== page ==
If you live far from Mexico and you've heard of the 43 missing students of Ayotzinapa teachers training college, the chances are that a highly tactical online awareness campaign, involving thousands of Mexicans angry with their government, has had something to do with it.
The students were left-wingers, on their way to a protest.
An official report later found that, after police clashed with them and killed six on the spot, the local mayor ordered the remaining 43 to be detained.
They were handed over to a drug cartel and never heard from again - the official report says they were murdered and burnt.
But when I visited the actual dusty spot in Guerrero state where the students clashed with police, I found only a few bullet holes in a wall, a couple of crosses in the ground and some hashtag graffiti on a wall.
The lack of a memorial indicates how, sadly, even such levels of gruesome violence are not unheard of in Mexico's drug wars.
BBC Trending has been using Facebook to track several new cases since, as we will be reporting next week on Newsnight.
So why did this one story become so iconic and politically toxic?
Part of the reason is that it was embraced by a clever group of digital radicals who made it trend.
Late last year, we reported on the "I am Tired" (#YaMeCanse) hashtag, which trended globally for weeks and has now been used more than 4 million times.
The phrase "I am tired" was used by the Mexican attorney general Jesus Murillo Karam, as he closed a press conference about the missing students.
Many started to use the phrase in anger on Twitter, but what was striking was how - within just 60 minutes - a blogger who wouldn't tell us his real name had started a sophisticated campaign to make it a global trend, and turn it into street protests.
That anonymous blogger has been at the heart of several angry online campaigns since.
He agreed to meet me, and reveal his name, in a Mexico City cafe earlier this week.
Alberto Ecsorcia is 35, a freelance social media marketing consultant, who says he does all of this in his own time - and says he has no links to political parties.
But he does have links to an international political movement: the anti-austerity 15M movement in Spain, which he has visited to study its online tactics.
15M is seen by many has having paved the way for the Podemos political party. They in turn reportedly used social media tactics borrowed from the revolutions in Tunisia and Egypt.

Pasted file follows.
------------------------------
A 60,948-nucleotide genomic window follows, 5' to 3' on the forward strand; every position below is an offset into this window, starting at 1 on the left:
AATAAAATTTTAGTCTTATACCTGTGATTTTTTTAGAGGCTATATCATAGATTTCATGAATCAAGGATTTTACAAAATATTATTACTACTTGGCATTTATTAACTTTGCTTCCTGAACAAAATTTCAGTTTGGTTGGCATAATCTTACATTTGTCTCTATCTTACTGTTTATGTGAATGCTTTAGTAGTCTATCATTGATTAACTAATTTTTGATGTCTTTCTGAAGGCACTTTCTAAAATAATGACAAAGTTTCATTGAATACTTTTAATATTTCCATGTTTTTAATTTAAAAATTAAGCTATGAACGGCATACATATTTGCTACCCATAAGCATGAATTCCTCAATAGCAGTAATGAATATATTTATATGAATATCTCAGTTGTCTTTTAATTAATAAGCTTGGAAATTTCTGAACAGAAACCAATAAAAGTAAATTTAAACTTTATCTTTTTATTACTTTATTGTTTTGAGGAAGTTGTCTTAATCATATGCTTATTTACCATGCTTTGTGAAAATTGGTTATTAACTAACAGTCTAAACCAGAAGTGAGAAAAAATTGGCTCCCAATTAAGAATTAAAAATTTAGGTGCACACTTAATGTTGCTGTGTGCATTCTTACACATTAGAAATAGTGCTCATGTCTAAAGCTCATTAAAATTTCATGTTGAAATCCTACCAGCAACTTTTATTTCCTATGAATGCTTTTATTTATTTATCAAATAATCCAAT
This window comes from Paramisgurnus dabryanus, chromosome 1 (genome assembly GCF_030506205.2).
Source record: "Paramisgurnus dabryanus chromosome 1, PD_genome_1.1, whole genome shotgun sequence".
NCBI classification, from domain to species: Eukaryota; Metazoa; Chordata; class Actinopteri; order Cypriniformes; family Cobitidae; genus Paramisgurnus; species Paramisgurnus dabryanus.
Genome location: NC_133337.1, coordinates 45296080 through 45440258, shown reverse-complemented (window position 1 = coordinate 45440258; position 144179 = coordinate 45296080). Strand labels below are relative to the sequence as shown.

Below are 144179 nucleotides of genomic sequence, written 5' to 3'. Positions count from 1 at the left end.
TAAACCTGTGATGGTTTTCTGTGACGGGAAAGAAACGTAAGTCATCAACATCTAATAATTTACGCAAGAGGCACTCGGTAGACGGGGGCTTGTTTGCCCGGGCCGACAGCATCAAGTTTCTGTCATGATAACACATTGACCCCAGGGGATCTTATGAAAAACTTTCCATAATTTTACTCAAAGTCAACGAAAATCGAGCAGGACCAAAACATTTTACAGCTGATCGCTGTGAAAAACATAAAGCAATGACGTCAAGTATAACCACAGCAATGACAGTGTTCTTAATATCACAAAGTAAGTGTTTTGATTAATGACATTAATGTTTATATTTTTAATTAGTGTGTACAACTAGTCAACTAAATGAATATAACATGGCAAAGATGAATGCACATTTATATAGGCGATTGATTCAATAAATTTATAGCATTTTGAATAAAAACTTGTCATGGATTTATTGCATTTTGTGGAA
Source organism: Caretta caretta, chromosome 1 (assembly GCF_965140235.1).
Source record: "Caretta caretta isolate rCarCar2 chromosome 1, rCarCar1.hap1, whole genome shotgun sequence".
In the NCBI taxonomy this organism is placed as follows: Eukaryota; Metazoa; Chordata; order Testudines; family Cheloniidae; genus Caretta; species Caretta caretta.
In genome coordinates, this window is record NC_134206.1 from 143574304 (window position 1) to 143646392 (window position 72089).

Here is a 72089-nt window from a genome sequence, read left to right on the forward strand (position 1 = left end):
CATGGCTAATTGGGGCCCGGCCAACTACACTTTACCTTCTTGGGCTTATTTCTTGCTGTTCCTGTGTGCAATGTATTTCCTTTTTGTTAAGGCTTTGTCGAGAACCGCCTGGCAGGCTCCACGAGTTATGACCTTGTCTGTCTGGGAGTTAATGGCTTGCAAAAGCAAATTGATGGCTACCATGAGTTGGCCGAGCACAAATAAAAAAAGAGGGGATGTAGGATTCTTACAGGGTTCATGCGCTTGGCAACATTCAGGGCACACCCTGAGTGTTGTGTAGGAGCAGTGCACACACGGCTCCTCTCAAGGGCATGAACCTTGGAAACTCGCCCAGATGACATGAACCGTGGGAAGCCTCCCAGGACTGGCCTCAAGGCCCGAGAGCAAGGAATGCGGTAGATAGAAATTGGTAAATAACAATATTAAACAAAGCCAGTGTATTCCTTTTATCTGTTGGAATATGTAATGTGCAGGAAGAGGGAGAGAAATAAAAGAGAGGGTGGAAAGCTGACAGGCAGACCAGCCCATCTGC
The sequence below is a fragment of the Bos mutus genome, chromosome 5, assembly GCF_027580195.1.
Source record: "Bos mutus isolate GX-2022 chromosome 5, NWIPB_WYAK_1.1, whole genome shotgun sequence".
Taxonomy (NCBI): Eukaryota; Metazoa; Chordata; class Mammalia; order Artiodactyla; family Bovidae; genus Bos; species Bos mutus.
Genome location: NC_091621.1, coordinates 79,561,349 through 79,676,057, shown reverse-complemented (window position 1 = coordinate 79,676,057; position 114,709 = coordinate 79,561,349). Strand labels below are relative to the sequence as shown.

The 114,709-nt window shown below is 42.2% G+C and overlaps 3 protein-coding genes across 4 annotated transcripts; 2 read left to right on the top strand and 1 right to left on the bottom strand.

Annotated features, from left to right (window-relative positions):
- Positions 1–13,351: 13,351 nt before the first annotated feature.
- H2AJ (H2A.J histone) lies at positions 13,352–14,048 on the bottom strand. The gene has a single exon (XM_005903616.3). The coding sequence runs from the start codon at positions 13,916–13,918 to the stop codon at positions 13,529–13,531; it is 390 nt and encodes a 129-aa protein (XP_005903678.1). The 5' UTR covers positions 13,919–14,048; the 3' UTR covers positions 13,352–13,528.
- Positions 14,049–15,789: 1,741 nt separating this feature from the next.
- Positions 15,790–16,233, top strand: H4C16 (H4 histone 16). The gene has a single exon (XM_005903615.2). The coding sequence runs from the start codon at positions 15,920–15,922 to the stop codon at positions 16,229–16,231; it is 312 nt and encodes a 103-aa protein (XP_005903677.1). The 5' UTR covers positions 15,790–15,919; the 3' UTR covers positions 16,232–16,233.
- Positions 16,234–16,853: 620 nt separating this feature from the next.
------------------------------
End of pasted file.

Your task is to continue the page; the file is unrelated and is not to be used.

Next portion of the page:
So Alberto draws inspiration from global movements that aimed to unseat governments.
He is keeping the pressure up.
In the past few days, he has created and driven another hashtag, #MexicoWantsAristeguiBack, into the global top ten trending topics - Carmen Aristegui is an investigative journalist here who was recently sacked by her employers.
The hashtag, which is notably in English, has been used 250,000 times.
He maintains that all of these tweets are real people - not "bots" or fake accounts, which he accuses the government of using.
Most are aged 19 to 30, he says, many of them students.
So is his end game, like Podemos in Spain or Syriza in Greece, to unseat the government?
He says no, because to do that would lead to civil war.
"Mexico is fragmented," he says.
The power of cartels and gangs means "the situation here is closer to a civil war than to democracy. All I am trying to do is work in peaceful ways and avoid violence".
But all of his hashtags seem to mobilise righteous anger against the government, and particularly President Enrique Pena Nieto, for all of Mexico's complex problems.
I ask him: is he peddling a simplified solution to people desperate to reduce violence in their country?
"People are not dumb, they know this is all tactics," he says.
"You have to apply pressure to change things."
The situation in Mexico is much more complex than the online picture suggests.
Street protests, cartel violence, political corruption, all affect the country's politics.
But the hashtag campaigns are a potent new part of the mix.
BBC Trending will be broadcasting an hour-long special from Mexico on Saturday on the BBC World Service. Subscribe to our podcast to catch it.